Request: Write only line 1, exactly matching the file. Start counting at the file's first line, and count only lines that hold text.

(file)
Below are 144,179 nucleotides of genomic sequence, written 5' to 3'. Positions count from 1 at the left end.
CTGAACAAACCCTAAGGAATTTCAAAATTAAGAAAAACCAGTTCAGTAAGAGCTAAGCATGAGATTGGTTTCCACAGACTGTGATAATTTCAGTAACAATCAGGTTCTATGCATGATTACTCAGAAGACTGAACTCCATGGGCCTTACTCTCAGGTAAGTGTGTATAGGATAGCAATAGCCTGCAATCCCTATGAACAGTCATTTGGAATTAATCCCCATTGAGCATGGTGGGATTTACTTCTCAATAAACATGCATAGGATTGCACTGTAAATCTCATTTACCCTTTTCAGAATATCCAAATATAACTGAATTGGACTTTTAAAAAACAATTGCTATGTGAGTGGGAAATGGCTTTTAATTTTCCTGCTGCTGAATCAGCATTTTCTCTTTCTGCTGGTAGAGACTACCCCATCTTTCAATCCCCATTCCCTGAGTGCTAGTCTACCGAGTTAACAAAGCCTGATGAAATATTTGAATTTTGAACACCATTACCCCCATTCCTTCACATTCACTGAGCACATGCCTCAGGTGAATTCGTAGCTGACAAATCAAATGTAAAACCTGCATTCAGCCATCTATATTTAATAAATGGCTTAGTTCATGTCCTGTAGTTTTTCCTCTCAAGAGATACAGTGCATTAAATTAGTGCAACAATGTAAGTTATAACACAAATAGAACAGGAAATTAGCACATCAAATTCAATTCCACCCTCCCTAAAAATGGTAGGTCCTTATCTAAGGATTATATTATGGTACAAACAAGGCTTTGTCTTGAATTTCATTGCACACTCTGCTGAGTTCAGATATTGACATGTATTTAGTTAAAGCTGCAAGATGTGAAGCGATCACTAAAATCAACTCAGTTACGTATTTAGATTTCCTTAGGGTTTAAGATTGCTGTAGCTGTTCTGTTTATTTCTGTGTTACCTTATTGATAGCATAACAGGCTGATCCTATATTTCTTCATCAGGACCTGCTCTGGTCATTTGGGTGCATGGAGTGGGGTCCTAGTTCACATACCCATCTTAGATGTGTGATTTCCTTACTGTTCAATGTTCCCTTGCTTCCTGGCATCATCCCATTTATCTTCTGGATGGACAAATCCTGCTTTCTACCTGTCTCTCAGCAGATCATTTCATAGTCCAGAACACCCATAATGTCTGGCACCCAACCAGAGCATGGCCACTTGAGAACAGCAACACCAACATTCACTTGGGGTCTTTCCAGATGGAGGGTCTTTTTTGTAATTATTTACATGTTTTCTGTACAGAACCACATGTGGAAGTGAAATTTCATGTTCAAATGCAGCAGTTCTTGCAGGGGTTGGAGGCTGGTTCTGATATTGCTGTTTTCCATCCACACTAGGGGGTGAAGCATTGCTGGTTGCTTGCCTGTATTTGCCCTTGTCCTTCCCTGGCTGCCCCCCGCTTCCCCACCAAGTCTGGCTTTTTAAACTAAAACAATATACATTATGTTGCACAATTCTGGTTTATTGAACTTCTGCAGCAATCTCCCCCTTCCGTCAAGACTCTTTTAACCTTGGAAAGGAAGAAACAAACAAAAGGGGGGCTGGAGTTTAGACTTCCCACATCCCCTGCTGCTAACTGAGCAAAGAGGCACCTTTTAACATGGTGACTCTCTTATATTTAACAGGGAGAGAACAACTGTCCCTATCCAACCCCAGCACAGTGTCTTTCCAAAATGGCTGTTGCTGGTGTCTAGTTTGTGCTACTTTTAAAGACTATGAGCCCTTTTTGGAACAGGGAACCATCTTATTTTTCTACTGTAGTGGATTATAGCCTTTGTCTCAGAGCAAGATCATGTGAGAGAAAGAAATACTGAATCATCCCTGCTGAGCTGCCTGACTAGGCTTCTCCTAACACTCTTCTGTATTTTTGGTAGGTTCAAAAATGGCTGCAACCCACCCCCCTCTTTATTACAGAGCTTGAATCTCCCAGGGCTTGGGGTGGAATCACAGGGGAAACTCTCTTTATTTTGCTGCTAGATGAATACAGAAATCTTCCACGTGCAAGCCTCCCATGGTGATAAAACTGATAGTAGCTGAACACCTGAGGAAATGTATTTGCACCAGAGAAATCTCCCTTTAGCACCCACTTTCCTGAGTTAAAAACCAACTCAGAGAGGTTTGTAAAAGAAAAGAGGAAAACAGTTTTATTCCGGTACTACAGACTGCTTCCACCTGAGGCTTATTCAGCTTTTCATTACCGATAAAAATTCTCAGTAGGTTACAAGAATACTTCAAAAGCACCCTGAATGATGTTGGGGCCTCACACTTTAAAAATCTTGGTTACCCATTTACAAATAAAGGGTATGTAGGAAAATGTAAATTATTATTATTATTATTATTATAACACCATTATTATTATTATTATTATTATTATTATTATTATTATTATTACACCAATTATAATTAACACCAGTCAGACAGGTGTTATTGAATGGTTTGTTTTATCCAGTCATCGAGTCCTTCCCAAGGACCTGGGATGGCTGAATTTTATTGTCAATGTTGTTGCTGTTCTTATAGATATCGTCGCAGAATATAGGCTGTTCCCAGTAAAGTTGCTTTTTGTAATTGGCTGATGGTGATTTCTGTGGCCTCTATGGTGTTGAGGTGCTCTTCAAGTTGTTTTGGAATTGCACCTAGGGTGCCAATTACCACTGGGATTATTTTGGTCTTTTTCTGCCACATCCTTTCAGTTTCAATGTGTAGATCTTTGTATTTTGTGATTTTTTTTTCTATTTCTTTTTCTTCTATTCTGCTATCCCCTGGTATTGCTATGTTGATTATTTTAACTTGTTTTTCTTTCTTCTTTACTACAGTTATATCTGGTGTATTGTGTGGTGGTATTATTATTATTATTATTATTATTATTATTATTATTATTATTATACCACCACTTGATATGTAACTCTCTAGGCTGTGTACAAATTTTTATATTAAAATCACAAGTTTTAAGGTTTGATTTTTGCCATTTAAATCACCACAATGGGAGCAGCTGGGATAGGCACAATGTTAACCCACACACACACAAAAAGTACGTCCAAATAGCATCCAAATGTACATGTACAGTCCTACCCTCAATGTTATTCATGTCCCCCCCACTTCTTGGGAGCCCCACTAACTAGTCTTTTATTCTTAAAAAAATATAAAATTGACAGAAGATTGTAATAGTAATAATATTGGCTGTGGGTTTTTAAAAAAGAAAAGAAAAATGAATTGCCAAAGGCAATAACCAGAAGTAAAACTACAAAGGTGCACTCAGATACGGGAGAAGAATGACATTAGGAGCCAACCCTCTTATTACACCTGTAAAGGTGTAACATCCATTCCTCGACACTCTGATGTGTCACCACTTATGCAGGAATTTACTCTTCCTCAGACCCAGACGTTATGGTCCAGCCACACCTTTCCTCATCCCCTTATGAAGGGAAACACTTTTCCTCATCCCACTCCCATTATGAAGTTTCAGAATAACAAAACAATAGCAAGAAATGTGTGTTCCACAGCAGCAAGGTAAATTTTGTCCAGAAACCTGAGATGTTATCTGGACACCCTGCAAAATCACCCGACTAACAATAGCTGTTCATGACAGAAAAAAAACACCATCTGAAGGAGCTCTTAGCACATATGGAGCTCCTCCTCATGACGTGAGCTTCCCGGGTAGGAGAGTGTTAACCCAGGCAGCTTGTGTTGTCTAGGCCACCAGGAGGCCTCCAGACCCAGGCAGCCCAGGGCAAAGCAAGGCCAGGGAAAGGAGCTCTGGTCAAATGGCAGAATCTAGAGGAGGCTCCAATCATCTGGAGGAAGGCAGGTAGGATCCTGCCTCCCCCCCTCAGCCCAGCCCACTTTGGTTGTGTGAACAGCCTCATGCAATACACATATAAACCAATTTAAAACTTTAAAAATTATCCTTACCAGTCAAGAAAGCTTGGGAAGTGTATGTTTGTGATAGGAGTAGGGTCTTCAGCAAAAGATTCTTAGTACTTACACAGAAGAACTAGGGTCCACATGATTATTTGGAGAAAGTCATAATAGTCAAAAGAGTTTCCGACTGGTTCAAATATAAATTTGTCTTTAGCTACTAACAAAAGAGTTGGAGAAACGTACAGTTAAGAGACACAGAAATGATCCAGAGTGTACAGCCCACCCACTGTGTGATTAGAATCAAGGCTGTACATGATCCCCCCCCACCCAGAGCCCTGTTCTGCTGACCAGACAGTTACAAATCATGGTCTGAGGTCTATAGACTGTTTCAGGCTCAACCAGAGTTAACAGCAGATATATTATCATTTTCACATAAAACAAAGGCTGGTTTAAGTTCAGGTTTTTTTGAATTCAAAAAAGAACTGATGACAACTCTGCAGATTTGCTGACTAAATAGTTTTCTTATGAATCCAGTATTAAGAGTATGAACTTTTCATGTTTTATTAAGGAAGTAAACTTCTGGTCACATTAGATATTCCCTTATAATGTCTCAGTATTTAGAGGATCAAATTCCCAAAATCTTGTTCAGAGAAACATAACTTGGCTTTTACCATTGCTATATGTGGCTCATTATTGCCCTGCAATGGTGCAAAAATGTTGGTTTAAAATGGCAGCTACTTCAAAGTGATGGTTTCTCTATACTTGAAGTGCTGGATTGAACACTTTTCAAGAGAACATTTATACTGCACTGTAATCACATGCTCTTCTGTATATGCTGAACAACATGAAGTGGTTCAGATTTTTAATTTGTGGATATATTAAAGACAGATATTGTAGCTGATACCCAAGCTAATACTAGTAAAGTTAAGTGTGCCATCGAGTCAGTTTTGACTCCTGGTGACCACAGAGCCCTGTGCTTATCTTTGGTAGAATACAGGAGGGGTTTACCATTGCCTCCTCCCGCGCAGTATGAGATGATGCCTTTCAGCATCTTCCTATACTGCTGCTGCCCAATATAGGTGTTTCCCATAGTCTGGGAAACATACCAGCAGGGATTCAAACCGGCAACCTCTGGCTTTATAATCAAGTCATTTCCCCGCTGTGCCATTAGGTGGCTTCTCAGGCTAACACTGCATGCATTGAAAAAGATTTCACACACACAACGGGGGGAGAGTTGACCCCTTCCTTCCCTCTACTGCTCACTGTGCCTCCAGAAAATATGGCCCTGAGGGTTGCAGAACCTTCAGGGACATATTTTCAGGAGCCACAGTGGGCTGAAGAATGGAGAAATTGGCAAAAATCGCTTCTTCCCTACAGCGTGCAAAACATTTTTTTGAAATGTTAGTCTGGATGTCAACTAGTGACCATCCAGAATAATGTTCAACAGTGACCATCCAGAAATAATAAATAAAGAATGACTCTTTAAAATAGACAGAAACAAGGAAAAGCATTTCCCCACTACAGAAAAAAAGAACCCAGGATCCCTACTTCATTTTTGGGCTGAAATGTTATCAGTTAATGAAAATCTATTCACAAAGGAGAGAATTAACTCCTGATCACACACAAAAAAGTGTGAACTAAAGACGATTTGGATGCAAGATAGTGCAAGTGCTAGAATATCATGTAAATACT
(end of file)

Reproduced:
Below are 144,179 nucleotides of genomic sequence, written 5' to 3'. Positions count from 1 at the left end.